In the past few months, white America has taken a couple of baby steps in learning American history. More whites now know about the Tulsa Massacre of 1921 and Juneteenth than ever before. As a white teacher, I believe it’s my responsibility to continue my own learning, and I hope we can all do this and make plans to bring what we learn into our curriculum. Picture book biographies are a great place to start. Say their names. Lift them up. Make American history whole.
My classroom library continues to evolve as I learn and grow. In the summer of 2020, I gathered this stack. This is not a definitive resource. This stack is a reminder to start with the books that are on your shelf or in your school library. This stack is a reminder that books can be used not just to center Black excellence. They are also the books you can go to for mini lessons on the power of endpapers, using the format of poetry in writing a nonfiction text, comparing and contrasting across a theme or topic, creating a dual timeline, using flashback, or studying the ways illustrations and text work together.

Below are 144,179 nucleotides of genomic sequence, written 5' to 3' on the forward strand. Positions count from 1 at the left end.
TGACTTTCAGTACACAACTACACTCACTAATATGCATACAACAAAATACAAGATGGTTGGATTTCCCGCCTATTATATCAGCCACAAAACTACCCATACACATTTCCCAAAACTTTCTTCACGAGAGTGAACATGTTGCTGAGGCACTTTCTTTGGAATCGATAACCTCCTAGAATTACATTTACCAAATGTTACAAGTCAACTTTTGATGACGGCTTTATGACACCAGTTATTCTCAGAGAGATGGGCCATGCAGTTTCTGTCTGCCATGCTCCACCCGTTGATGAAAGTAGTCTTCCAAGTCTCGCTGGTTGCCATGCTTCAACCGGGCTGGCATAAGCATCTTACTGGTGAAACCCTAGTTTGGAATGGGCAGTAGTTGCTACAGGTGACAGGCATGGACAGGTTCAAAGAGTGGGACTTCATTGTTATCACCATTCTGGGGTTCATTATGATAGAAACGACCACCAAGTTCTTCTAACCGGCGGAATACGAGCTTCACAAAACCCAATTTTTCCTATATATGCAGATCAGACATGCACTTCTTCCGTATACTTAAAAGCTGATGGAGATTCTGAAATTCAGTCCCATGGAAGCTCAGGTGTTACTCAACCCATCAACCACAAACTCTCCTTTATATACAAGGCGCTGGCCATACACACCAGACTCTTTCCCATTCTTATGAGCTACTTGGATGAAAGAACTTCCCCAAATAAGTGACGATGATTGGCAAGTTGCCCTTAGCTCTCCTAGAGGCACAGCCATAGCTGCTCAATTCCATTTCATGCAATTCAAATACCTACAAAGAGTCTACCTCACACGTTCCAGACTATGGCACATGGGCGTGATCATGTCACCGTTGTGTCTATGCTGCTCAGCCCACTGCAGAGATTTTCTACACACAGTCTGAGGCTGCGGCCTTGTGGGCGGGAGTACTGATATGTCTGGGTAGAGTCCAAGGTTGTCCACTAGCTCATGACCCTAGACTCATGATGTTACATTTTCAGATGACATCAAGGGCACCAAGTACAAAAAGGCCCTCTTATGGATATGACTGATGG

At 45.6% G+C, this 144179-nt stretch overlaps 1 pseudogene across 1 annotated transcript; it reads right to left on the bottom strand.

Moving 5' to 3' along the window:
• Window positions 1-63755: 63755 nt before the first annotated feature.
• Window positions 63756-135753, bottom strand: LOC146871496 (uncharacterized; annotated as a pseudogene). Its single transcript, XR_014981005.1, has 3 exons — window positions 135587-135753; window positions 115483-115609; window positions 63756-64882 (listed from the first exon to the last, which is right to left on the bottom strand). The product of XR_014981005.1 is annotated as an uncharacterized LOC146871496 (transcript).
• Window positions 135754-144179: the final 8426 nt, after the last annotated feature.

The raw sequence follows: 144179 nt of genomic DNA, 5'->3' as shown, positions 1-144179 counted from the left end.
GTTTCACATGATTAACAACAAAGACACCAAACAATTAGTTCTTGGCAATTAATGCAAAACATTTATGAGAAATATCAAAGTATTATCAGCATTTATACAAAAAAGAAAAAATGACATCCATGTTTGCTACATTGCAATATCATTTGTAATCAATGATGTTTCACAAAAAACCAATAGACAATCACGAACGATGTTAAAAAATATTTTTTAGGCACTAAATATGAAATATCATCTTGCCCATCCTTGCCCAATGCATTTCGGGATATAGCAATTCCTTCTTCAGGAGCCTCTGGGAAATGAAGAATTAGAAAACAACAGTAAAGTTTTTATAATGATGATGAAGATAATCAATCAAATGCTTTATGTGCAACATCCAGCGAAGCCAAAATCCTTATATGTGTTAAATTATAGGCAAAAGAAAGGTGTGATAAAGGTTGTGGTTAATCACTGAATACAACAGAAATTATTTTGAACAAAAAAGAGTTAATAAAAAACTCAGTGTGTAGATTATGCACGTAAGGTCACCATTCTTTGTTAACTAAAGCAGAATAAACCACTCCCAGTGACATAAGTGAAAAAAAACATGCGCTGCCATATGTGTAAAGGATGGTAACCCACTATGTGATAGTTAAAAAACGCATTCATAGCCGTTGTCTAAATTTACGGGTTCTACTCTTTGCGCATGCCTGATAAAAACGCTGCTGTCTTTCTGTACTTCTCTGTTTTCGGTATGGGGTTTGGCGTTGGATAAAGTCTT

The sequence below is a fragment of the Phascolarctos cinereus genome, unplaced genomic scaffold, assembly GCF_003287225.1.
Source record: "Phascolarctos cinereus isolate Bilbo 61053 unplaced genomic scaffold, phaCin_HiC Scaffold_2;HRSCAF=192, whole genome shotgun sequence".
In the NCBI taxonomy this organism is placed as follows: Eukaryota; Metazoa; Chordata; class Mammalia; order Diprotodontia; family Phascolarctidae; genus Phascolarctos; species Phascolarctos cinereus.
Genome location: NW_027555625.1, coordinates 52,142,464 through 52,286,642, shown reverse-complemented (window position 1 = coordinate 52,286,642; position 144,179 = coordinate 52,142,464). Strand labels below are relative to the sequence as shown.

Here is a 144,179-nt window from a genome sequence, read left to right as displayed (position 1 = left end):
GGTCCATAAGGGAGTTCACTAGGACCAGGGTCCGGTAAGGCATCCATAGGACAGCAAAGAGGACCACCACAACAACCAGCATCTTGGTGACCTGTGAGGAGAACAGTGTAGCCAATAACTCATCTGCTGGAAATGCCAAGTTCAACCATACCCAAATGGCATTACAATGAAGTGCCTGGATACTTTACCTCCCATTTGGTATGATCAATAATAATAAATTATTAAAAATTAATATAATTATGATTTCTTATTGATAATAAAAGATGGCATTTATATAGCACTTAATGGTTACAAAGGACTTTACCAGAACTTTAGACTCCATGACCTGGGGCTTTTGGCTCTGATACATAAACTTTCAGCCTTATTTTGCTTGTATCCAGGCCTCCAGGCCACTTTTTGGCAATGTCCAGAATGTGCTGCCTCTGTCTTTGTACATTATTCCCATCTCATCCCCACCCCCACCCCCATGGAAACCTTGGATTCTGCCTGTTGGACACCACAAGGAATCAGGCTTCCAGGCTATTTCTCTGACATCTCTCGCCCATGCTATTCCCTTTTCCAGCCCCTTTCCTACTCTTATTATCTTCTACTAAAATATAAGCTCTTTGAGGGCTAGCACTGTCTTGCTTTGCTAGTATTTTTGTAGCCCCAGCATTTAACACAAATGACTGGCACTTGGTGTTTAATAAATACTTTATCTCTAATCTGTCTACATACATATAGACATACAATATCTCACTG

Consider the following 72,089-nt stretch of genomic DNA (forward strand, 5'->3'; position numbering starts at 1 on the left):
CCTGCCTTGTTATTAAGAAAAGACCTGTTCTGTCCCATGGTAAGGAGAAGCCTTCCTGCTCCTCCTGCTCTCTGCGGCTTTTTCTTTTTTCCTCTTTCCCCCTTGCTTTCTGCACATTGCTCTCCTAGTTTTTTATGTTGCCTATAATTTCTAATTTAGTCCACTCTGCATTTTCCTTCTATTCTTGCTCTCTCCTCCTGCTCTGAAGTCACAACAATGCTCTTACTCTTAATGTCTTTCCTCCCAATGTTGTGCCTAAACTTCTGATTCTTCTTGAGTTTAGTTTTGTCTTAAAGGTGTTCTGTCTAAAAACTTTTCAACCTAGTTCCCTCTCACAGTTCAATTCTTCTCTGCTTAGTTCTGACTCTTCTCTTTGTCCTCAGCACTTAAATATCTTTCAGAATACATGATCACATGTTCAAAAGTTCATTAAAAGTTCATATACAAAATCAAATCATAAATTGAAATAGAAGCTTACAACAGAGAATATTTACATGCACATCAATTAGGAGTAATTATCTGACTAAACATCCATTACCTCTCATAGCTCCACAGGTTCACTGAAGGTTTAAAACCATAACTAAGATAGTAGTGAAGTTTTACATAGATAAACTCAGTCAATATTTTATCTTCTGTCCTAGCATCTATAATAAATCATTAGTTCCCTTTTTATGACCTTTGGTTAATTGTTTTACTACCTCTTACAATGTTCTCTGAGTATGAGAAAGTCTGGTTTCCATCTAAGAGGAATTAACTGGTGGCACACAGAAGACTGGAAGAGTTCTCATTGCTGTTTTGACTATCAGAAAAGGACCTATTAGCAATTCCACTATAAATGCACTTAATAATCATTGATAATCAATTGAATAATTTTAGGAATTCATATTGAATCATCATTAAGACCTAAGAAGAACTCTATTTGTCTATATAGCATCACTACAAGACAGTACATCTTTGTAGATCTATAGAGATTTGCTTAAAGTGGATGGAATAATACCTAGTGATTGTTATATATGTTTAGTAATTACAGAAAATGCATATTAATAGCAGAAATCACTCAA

Along with teaching a more complete and honest version of American history, these books are a reminder to be intentional about all the ways we can center Black excellence in our classrooms.

Begin with Frederick Douglass, who lived an amazing life that spanned a significant era of the history of our nation: he was born into slavery, was involved in resistance and abolition, championed women’s rights, experienced emancipation, and lived to see the 13th Amendment ratified. Douglass’s story makes it clear that Black history is American history.

The endpapers of Carter Reads the Newspaper could be the starting point for a year-long study of history, beginning with kings, queens, and pharaohs in Africa, and continuing on to the activists and politicians of today. Let’s continue the work of Carter G. Woodson, who spent his life championing Black history by establishing Negro History Week in 1926. This week eventually became Black History Month. Let’s  weave Black history into all of American history.